Adoption like most human activities is done out motives of self actualization.  If Madonna or any prospective adoptive parent wanted to act in a more altruistic fashion they would make a private donation to a bona fide relief organization for that or any other child which would raise the standards of living for those children.  Lord knows they need that.  What has happened in current practices and policies of parents from Industrialized nations adopting children from undeveloped nations is in many ways more akin to the stripping of natural resources – in forms of humanity – that happened during times of European Imperial aspirations from the 15th through the 20th centuries – moreso than acting in altruistic methods for the interests of children.  An interesting study might be to compare the emotional factors that prospective adoptive parents face and find out the degree that they are causative towards the action of adopting a child.  This would be particularly interesting is analyzed by comparing the adoptee’s emotional factors and see how they were causative in forming self concepts in the adoptee.

3) Adoption is a win-win –Due to the length of this post comments will be brief.  Adoption at its base is formed by loss and usually accompanied by some type of pain.  It is not a win win.  Don’t get me wrong.  Adoption can be of benefit to all parties, but my feeling is that looking honestly into the mirror of self would be an important factor in this occurring.  However, in most situations may be making the best of a situation – and the policy practices currently in place by developing nations desperate for influx of currency from Industrialized nations – and the need of those who are comparatively wealthy to have a child by nearly any means necessary – create conditions which are from from the “win-win” picture painted or at all “best” policies.   The current painting being framed by society is one of impoverished and helpless (nations and children) being removed from indigenous lands by the powerful and wealthy (mostly those from the Industrialized West) for ostensibly altruistic motivations.  

Hardly the stuff of headline news.  Even when Madonna is on the front page; it is merely history repeating itself.

May 23, 2007

Poll: Majority of Muslim Immigrants Assimilating Well

A poll by the Pew Research Foundation has found that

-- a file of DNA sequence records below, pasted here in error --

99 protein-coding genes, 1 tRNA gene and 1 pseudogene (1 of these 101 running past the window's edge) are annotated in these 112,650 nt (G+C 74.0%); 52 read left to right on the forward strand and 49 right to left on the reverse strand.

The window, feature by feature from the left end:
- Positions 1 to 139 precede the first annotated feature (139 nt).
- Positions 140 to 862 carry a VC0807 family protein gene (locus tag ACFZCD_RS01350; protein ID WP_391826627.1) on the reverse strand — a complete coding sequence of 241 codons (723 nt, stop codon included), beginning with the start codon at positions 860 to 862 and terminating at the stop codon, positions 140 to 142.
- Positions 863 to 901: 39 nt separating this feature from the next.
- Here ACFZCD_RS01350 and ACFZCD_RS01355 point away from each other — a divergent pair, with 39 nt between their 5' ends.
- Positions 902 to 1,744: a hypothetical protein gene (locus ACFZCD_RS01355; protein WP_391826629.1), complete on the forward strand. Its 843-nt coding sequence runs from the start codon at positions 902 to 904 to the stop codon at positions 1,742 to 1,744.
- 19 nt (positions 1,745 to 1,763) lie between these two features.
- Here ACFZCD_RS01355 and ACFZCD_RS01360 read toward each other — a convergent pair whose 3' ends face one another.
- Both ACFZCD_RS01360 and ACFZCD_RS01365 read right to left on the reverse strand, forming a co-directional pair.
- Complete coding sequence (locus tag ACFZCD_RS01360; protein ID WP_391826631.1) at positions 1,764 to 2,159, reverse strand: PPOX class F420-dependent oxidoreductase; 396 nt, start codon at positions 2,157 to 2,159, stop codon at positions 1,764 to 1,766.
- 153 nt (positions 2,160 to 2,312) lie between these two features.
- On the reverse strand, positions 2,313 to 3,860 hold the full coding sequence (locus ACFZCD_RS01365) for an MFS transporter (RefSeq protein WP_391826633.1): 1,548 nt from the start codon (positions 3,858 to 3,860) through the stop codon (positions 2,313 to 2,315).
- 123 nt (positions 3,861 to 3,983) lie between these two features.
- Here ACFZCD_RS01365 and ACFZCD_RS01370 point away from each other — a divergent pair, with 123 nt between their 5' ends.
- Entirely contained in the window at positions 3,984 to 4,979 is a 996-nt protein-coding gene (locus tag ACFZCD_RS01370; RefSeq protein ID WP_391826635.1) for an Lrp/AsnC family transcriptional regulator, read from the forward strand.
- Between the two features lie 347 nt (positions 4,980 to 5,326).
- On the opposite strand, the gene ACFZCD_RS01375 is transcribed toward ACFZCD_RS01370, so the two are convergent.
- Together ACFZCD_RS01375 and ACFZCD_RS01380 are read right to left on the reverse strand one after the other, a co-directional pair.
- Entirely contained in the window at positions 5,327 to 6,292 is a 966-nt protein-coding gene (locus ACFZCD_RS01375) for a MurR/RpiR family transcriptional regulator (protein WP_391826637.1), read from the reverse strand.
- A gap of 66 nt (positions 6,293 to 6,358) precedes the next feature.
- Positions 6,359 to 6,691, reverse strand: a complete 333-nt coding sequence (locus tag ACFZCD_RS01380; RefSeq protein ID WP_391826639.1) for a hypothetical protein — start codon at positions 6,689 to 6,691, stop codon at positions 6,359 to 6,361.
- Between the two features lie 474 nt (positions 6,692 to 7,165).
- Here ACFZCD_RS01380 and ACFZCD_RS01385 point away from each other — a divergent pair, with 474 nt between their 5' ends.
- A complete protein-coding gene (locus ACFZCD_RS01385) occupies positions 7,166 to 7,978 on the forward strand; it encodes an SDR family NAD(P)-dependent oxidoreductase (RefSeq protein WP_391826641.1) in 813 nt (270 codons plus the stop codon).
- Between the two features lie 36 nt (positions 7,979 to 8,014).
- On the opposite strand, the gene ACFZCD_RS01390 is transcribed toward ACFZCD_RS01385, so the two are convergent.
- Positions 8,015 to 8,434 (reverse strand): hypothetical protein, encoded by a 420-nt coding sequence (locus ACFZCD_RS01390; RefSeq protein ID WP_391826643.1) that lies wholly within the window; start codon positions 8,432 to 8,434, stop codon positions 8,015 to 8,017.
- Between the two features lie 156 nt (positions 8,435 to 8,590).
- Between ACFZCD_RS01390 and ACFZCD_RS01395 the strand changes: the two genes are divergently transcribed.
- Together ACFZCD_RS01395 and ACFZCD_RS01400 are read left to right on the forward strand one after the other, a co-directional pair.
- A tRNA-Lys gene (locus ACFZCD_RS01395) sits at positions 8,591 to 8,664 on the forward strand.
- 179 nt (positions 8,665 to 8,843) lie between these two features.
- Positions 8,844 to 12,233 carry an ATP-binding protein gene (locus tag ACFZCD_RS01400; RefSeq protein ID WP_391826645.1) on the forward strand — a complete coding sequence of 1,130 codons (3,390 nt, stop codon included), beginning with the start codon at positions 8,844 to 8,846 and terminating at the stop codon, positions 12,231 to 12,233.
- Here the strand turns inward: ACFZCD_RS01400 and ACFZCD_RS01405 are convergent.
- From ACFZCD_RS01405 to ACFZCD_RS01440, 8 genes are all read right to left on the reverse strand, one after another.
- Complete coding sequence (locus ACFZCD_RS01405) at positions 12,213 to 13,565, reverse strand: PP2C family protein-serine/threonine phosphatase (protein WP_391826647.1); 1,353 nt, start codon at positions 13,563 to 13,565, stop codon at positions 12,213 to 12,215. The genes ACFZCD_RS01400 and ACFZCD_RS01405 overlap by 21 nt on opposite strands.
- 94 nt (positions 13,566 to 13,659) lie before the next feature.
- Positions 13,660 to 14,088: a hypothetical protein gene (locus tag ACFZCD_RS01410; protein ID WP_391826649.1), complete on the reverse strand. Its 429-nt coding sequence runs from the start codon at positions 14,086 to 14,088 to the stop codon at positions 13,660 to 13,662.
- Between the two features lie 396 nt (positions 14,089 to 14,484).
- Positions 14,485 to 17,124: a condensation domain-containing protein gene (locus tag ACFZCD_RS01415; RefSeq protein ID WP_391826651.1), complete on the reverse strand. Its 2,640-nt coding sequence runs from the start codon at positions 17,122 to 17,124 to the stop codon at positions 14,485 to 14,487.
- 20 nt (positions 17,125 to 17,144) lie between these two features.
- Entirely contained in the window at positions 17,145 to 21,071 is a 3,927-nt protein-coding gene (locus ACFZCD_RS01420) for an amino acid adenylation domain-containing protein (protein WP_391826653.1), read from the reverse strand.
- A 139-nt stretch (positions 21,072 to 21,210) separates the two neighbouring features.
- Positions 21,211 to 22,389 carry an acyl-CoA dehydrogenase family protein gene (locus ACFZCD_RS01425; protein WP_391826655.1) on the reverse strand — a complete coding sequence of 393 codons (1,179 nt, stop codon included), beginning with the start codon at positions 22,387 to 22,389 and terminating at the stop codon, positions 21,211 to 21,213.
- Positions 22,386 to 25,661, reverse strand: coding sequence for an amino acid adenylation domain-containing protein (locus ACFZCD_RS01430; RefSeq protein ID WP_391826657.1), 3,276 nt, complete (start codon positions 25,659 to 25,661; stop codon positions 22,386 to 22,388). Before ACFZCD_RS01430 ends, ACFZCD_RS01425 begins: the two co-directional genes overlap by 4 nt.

Most Muslim Americans are moderate, mainstream and middle class, the study shows. They are largely assimilated, happy with their lives and have adopted such core American values as a belief that hard work will lead to success. Their income and educational levels also are comparable with those of most Americans, the study found.

However, the same poll found that nearly one in four Muslims under 30 years old,believe that suicide bombing in the defence of Islam are justified in “some” circumstances.

Pew Research President Andrew Kohut claims that his news is rather positive, and that

“This is a group living as most Americans live … a group that is assimilating or aspiring to assimilate.”

Of course he leaves out that rather worrying 25% who have no problem with suicide bombings in “some” circumstances.

While I am happy that 75% to 80% of those Muslims who have emigrated to the US are not in favor of such activity, I wonder what would the reaction be if the same question were given to Jews, and if it were found that 25% of younger Jews support suicide bombings if they felt that Judaism had been besmirched. I’m sure that would go over very well.  If all the African Americans in the US were surveyed, and the same results had been displayed, do you think that would possibly have received a different view other than happiness?  How well would the same information be received if 25% of Evangelicals felt that suicide bombings were appropriate if Christianity had been disrespected, which is an everyday occurence if you watch mainstream television or listen to some politicians speak. Would that be cause for rejoicing or cause for Congress to act in a draconian measure to those people who had been in the US for quite a long while. What if 25% of those who are illegally here felt that suicide bombings were acceptable in some circumstances? Do you think that there would be much of a discussion about the need to reach them, or would the talk be centered on deportation, much as it is today, even though illegals perform statistically lower amount of violent felonies, including homicide than the public at large.

Typical pandering to the Religion of Peace. Don’t get me wrong, I am happy that 75% of the people surveyed are happy with America, and want to assimilate. However, 25% endorsing terrorist techniques is a reason for concern, not happiness.  Then again, I’m sane.

May 18, 2007

The Immigration Bill – What Would Reagan Say?

In the hubub for the GOP to take on the mantle of Ronald Reagan, one has to wonder what would The Great Communicator say about the bill being proposed about illegal aliens. I think he would have supported it.

This is from Otis Graham’s Reagan’s Big Mistake.

While I disagree with the title, I do agree with the facts.

Reagan did have a place in his mind and a rhetoric on the matter of immigration. His was the sentimentalist, Statue of Liberty conception so widely shared among assimilated Americans of his day who could not remember when immigration had been a problem. In one of the few references to immigration in his published state papers covering his eight years in the White House, Reagan displayed in 1984 the then-dominant language of diversity celebration when he told an audience of naturalizing immigrants that immigrants “enlivened the national life with new ideas and new blood,” and “enrich us” with “a delightful diversity.”

I guess The Gipper wouldn’t have minded some of the positive aspects of multiculturalism.